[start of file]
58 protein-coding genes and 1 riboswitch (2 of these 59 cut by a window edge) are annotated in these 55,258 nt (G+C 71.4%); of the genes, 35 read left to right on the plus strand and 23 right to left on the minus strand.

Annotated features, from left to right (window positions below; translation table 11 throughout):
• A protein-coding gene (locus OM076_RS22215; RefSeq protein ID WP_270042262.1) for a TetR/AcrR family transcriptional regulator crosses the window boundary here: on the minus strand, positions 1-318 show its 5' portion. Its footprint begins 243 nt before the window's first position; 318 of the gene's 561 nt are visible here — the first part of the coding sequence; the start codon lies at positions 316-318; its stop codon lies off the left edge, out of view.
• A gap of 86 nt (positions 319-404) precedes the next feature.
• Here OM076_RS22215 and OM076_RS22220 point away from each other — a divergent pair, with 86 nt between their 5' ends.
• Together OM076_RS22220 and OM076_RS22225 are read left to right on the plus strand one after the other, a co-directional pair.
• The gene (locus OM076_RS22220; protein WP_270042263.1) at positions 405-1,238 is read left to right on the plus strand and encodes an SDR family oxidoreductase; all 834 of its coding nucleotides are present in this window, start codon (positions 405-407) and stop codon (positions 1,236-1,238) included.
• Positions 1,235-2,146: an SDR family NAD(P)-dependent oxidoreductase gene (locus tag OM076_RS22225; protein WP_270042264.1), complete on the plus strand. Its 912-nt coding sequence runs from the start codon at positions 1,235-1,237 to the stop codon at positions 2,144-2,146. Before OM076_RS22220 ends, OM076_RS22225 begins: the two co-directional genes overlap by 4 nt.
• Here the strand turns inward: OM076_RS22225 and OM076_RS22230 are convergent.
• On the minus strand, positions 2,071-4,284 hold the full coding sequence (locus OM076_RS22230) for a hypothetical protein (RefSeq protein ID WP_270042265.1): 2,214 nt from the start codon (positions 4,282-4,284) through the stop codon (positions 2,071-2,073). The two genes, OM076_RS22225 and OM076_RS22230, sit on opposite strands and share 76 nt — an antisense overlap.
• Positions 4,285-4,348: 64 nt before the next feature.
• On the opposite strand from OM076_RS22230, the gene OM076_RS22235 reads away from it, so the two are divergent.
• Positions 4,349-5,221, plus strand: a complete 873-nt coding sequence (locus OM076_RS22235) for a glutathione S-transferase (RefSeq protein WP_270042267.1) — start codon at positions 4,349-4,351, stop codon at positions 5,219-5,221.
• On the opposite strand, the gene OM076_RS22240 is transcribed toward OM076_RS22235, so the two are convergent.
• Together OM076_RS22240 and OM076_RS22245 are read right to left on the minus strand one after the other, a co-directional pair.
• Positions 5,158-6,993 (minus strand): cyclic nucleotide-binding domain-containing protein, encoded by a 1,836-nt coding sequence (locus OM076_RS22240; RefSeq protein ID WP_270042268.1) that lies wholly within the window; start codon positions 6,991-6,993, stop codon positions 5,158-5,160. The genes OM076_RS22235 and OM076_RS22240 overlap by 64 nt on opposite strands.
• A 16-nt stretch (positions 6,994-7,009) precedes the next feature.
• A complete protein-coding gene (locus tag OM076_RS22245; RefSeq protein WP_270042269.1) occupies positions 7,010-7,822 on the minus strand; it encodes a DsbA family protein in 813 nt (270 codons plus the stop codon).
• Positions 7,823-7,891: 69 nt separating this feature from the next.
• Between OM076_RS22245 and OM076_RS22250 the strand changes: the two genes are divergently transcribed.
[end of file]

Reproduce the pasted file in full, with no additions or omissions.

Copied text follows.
58 protein-coding genes and 1 riboswitch (2 of these 59 cut by a window edge) are annotated in these 55,258 nt (G+C 71.4%); of the genes, 35 read left to right on the plus strand and 23 right to left on the minus strand.

Annotated features, from left to right (window positions below; translation table 11 throughout):
• A protein-coding gene (locus OM076_RS22215; RefSeq protein ID WP_270042262.1) for a TetR/AcrR family transcriptional regulator crosses the window boundary here: on the minus strand, positions 1-318 show its 5' portion. Its footprint begins 243 nt before the window's first position; 318 of the gene's 561 nt are visible here — the first part of the coding sequence; the start codon lies at positions 316-318; its stop codon lies off the left edge, out of view.
• A gap of 86 nt (positions 319-404) precedes the next feature.
• Here OM076_RS22215 and OM076_RS22220 point away from each other — a divergent pair, with 86 nt between their 5' ends.
• Together OM076_RS22220 and OM076_RS22225 are read left to right on the plus strand one after the other, a co-directional pair.
• The gene (locus OM076_RS22220; protein WP_270042263.1) at positions 405-1,238 is read left to right on the plus strand and encodes an SDR family oxidoreductase; all 834 of its coding nucleotides are present in this window, start codon (positions 405-407) and stop codon (positions 1,236-1,238) included.
• Positions 1,235-2,146: an SDR family NAD(P)-dependent oxidoreductase gene (locus tag OM076_RS22225; protein WP_270042264.1), complete on the plus strand. Its 912-nt coding sequence runs from the start codon at positions 1,235-1,237 to the stop codon at positions 2,144-2,146. Before OM076_RS22220 ends, OM076_RS22225 begins: the two co-directional genes overlap by 4 nt.
• Here the strand turns inward: OM076_RS22225 and OM076_RS22230 are convergent.
• On the minus strand, positions 2,071-4,284 hold the full coding sequence (locus OM076_RS22230) for a hypothetical protein (RefSeq protein ID WP_270042265.1): 2,214 nt from the start codon (positions 4,282-4,284) through the stop codon (positions 2,071-2,073). The two genes, OM076_RS22225 and OM076_RS22230, sit on opposite strands and share 76 nt — an antisense overlap.
• Positions 4,285-4,348: 64 nt before the next feature.
• On the opposite strand from OM076_RS22230, the gene OM076_RS22235 reads away from it, so the two are divergent.
• Positions 4,349-5,221, plus strand: a complete 873-nt coding sequence (locus OM076_RS22235) for a glutathione S-transferase (RefSeq protein WP_270042267.1) — start codon at positions 4,349-4,351, stop codon at positions 5,219-5,221.
• On the opposite strand, the gene OM076_RS22240 is transcribed toward OM076_RS22235, so the two are convergent.
• Together OM076_RS22240 and OM076_RS22245 are read right to left on the minus strand one after the other, a co-directional pair.
• Positions 5,158-6,993 (minus strand): cyclic nucleotide-binding domain-containing protein, encoded by a 1,836-nt coding sequence (locus OM076_RS22240; RefSeq protein ID WP_270042268.1) that lies wholly within the window; start codon positions 6,991-6,993, stop codon positions 5,158-5,160. The genes OM076_RS22235 and OM076_RS22240 overlap by 64 nt on opposite strands.
• A 16-nt stretch (positions 6,994-7,009) precedes the next feature.
• A complete protein-coding gene (locus tag OM076_RS22245; RefSeq protein WP_270042269.1) occupies positions 7,010-7,822 on the minus strand; it encodes a DsbA family protein in 813 nt (270 codons plus the stop codon).
• Positions 7,823-7,891: 69 nt separating this feature from the next.
• Between OM076_RS22245 and OM076_RS22250 the strand changes: the two genes are divergently transcribed.